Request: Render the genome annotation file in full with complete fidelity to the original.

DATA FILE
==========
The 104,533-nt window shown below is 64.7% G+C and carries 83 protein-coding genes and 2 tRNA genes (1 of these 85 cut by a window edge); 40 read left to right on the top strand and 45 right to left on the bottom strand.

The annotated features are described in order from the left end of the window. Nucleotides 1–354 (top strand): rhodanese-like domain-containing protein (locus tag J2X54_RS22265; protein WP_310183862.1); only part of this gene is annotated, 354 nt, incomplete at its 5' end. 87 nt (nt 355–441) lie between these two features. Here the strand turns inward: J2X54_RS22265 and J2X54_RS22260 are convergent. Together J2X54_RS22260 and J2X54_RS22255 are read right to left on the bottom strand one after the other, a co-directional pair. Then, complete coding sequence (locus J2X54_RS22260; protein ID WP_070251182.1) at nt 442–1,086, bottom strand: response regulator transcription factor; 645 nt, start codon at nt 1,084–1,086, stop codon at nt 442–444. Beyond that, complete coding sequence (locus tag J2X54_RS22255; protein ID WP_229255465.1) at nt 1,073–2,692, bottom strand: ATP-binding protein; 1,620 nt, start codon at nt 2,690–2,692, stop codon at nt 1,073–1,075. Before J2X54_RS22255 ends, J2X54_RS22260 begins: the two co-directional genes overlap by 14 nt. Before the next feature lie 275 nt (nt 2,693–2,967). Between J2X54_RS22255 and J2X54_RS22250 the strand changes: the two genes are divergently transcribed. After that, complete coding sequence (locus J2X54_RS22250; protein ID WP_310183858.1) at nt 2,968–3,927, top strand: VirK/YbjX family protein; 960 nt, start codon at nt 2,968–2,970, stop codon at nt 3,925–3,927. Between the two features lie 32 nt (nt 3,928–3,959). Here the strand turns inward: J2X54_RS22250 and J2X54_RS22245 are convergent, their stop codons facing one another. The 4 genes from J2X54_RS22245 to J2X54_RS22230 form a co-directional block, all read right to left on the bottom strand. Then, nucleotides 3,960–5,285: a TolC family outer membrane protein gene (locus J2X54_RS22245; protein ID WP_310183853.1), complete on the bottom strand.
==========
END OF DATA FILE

The 104,533-nt window shown below is 64.7% G+C and carries 83 protein-coding genes and 2 tRNA genes (1 of these 85 cut by a window edge); 40 read left to right on the top strand and 45 right to left on the bottom strand.

The annotated features are described in order from the left end of the window. Nucleotides 1–354 (top strand): rhodanese-like domain-containing protein (locus tag J2X54_RS22265; protein WP_310183862.1); only part of this gene is annotated, 354 nt, incomplete at its 5' end. 87 nt (nt 355–441) lie between these two features. Here the strand turns inward: J2X54_RS22265 and J2X54_RS22260 are convergent. Together J2X54_RS22260 and J2X54_RS22255 are read right to left on the bottom strand one after the other, a co-directional pair. Then, complete coding sequence (locus J2X54_RS22260; protein ID WP_070251182.1) at nt 442–1,086, bottom strand: response regulator transcription factor; 645 nt, start codon at nt 1,084–1,086, stop codon at nt 442–444. Beyond that, complete coding sequence (locus tag J2X54_RS22255; protein ID WP_229255465.1) at nt 1,073–2,692, bottom strand: ATP-binding protein; 1,620 nt, start codon at nt 2,690–2,692, stop codon at nt 1,073–1,075. Before J2X54_RS22255 ends, J2X54_RS22260 begins: the two co-directional genes overlap by 14 nt. Before the next feature lie 275 nt (nt 2,693–2,967). Between J2X54_RS22255 and J2X54_RS22250 the strand changes: the two genes are divergently transcribed. After that, complete coding sequence (locus J2X54_RS22250; protein ID WP_310183858.1) at nt 2,968–3,927, top strand: VirK/YbjX family protein; 960 nt, start codon at nt 2,968–2,970, stop codon at nt 3,925–3,927. Between the two features lie 32 nt (nt 3,928–3,959). Here the strand turns inward: J2X54_RS22250 and J2X54_RS22245 are convergent, their stop codons facing one another. The 4 genes from J2X54_RS22245 to J2X54_RS22230 form a co-directional block, all read right to left on the bottom strand. Then, nucleotides 3,960–5,285: a TolC family outer membrane protein gene (locus J2X54_RS22245; protein ID WP_310183853.1), complete on the bottom strand.